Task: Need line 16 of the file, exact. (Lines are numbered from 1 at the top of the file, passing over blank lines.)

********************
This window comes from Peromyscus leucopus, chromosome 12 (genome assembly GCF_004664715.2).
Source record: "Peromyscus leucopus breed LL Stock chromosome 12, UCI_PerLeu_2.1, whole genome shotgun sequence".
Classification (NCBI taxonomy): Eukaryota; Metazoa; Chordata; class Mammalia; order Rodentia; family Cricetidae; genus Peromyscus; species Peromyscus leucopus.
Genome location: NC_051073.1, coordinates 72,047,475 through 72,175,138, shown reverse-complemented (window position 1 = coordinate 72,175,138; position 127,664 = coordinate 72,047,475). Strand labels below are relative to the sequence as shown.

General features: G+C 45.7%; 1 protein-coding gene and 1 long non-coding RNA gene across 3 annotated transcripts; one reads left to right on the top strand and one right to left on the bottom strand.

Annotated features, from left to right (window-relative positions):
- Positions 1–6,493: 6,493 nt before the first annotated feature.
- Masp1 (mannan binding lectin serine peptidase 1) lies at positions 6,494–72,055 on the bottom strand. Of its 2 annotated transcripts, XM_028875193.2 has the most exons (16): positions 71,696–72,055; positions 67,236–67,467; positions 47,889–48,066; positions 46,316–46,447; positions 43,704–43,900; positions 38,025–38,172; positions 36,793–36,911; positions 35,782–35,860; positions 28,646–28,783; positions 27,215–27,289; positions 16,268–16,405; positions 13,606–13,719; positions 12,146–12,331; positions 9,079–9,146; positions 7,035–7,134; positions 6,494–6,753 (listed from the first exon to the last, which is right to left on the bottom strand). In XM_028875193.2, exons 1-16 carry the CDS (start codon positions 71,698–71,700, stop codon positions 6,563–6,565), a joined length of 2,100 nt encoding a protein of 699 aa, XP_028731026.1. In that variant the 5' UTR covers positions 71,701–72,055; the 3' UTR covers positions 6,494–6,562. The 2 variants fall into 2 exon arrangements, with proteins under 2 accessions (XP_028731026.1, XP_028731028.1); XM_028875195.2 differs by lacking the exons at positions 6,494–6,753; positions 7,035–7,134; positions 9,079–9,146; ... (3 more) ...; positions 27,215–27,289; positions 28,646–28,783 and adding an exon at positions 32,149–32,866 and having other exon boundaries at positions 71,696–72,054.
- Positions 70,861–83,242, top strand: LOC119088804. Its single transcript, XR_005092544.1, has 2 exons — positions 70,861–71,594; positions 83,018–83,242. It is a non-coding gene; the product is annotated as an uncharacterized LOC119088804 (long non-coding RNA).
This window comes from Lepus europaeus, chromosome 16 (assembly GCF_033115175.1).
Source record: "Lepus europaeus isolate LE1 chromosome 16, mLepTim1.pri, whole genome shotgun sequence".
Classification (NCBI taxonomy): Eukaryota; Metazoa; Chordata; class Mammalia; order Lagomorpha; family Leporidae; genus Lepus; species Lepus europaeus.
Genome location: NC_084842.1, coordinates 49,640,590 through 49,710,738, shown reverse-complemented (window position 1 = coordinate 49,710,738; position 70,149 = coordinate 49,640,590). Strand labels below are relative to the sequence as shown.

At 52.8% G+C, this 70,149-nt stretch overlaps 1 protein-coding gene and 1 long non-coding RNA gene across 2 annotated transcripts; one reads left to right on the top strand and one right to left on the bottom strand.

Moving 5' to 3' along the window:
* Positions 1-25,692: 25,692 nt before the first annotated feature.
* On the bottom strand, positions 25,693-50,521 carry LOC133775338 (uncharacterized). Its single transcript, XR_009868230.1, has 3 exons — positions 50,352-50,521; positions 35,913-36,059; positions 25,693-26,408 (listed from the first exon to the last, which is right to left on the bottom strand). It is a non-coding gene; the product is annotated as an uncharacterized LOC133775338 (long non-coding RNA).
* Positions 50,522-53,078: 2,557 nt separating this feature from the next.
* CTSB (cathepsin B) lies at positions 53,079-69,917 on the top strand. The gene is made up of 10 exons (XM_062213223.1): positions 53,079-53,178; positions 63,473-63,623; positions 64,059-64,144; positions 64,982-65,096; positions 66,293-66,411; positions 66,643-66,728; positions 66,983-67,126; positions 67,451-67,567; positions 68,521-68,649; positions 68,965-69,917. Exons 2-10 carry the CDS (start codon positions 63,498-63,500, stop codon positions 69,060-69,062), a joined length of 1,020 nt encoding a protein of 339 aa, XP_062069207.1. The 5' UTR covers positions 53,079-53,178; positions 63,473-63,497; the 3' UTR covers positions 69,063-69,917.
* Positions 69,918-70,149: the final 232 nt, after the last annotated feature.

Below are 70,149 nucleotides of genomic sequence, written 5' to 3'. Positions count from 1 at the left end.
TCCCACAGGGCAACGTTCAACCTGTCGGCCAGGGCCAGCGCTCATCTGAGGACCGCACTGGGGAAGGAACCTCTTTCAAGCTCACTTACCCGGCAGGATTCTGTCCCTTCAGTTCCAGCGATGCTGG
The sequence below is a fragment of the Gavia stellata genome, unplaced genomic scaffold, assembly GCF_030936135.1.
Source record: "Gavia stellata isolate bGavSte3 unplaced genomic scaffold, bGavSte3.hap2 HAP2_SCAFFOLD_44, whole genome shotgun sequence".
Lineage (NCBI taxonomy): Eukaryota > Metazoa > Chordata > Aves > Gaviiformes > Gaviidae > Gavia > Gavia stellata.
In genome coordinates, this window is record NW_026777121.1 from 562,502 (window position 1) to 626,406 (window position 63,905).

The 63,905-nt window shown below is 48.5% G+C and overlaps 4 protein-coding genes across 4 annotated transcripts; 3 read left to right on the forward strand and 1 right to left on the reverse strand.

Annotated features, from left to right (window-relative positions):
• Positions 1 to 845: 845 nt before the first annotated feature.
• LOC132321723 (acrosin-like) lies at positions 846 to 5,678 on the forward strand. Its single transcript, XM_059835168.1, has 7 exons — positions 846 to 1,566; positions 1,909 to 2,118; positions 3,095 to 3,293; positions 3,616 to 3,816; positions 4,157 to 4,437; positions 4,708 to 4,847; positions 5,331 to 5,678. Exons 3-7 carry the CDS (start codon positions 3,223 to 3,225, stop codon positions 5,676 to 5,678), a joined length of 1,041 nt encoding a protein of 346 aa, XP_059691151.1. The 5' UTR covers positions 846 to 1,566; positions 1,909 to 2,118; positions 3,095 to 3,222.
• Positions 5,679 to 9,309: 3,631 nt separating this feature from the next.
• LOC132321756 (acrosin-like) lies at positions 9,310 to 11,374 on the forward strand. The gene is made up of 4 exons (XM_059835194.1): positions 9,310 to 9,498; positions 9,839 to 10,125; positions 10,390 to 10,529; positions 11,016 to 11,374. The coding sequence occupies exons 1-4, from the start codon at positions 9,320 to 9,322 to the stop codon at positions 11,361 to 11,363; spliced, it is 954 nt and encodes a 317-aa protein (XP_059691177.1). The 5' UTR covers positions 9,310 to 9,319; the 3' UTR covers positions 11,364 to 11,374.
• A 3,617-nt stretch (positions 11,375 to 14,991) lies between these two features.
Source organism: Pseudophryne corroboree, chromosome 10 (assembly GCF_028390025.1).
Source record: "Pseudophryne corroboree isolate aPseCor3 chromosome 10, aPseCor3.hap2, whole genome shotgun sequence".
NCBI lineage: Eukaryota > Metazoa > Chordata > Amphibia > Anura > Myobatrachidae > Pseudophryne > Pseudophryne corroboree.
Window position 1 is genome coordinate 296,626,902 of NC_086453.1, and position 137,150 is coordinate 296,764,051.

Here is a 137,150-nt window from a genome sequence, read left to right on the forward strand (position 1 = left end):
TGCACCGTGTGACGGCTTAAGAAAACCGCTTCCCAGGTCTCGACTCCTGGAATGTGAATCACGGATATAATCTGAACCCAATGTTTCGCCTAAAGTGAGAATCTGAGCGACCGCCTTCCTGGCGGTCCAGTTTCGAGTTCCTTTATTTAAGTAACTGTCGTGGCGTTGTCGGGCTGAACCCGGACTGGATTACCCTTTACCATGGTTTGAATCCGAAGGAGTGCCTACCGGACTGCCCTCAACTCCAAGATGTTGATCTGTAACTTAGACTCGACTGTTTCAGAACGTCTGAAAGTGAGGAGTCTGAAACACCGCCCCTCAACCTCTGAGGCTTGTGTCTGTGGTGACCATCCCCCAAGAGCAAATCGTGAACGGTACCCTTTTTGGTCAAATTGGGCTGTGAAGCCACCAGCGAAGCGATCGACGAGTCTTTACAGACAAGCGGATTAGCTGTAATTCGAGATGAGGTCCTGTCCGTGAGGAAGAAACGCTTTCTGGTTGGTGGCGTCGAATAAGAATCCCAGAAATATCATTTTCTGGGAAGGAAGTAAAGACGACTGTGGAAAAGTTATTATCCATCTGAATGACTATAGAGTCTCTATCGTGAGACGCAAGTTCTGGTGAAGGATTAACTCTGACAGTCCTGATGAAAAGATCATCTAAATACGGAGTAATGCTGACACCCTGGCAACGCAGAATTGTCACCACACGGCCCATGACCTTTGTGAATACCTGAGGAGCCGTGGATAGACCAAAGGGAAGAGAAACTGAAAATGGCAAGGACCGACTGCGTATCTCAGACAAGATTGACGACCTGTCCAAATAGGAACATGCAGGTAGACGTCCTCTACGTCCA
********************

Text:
* Positions 1-25,692: 25,692 nt before the first annotated feature.